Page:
Researchers from Imperial College London have said that people who have high levels of T cells from the common cold are less likely to catch the virus, but they warned “no one should rely on this alone” and still get vaccinated.
The new peer reviewed study said these findings may help with a blueprint with making new vaccines which could provide longer lasting immunity.
The researchers said this is an “important discovery” as the high level of T cells could form an important role in fighting Covid.
Dr Rhia Kundu, first author of the study, from Imperial’s National Heart & Lung Institute, said, “Being exposed to the SARS-CoV-2 virus doesn’t always result in infection, and we’ve been keen to understand why.
“We found that high levels of pre-existing T cells, created by the body when infected with other human coronaviruses like the common cold, can protect against Covid-19 infection.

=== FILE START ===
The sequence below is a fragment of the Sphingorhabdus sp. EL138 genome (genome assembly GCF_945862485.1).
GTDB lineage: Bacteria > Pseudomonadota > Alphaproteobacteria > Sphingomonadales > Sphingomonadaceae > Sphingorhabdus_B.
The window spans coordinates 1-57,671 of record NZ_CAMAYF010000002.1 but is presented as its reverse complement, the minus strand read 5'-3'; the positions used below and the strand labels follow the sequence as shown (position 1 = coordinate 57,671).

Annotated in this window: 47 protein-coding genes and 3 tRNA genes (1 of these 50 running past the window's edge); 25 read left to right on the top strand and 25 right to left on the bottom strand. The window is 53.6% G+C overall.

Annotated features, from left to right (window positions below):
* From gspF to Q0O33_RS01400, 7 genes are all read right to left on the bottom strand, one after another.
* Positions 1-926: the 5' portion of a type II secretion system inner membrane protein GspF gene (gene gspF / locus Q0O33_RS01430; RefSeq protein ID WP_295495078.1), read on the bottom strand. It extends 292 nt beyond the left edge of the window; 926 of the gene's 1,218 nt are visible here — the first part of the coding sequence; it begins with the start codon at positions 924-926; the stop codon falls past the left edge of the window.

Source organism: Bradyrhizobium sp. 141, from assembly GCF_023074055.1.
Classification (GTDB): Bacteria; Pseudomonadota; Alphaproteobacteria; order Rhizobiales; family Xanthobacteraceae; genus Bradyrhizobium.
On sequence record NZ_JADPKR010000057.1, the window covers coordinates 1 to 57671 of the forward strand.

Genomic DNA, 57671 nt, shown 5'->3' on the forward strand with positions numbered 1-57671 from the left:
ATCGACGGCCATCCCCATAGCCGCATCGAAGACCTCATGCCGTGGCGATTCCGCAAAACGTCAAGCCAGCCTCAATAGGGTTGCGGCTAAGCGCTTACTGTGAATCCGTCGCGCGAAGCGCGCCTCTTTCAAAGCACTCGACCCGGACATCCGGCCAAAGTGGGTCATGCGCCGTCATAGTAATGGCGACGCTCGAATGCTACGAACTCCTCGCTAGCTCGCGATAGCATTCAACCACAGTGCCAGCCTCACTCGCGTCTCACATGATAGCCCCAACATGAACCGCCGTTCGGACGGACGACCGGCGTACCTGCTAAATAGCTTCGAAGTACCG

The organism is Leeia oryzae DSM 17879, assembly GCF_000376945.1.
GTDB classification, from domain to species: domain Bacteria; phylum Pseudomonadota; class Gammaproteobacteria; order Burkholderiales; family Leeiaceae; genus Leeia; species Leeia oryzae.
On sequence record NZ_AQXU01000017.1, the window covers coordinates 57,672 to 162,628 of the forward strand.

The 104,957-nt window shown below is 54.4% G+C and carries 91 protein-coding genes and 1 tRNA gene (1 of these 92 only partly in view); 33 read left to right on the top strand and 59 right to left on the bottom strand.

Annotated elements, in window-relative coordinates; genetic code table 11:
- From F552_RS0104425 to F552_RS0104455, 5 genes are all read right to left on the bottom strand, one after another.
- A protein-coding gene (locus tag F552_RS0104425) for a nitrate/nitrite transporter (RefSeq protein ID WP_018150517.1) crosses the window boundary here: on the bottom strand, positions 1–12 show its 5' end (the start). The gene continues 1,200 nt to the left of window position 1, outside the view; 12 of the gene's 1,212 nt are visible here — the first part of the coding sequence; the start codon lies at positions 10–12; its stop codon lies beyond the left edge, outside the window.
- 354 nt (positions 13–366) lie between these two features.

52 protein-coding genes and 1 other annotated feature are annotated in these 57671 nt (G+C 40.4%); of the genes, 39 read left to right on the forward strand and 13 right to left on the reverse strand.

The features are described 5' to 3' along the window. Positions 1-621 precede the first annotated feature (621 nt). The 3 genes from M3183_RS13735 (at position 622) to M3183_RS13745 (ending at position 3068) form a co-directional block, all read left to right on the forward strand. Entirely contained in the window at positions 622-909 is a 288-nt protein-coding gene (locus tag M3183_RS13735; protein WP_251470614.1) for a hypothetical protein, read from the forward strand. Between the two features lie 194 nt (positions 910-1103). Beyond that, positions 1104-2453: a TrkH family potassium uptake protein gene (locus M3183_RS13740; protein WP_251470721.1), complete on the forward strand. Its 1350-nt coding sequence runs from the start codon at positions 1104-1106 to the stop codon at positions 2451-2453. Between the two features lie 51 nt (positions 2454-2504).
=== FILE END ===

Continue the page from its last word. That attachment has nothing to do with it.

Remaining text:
“While this is an important discovery, it is only one form of protection, and I would stress that no one should rely on this alone.
“Instead, the best way to protect yourself against Covid-19 is to be fully vaccinated, including getting your booster dose.”
Professor Ajit Lalvani, senior author of the study and Director of the NIHR Respiratory Infections Health Protection Research Unit at Imperial, said, “Our study provides the clearest evidence to date that T cells induced by common cold coronaviruses play a protective role against SARS-CoV-2 infection.
“These T cells provide protection by attacking proteins within the virus, rather than the spike protein on its surface.
“New vaccines that include these conserved, internal proteins would therefore induce broadly protective T cell responses that should protect against current and future SARS-CoV-2 variants.”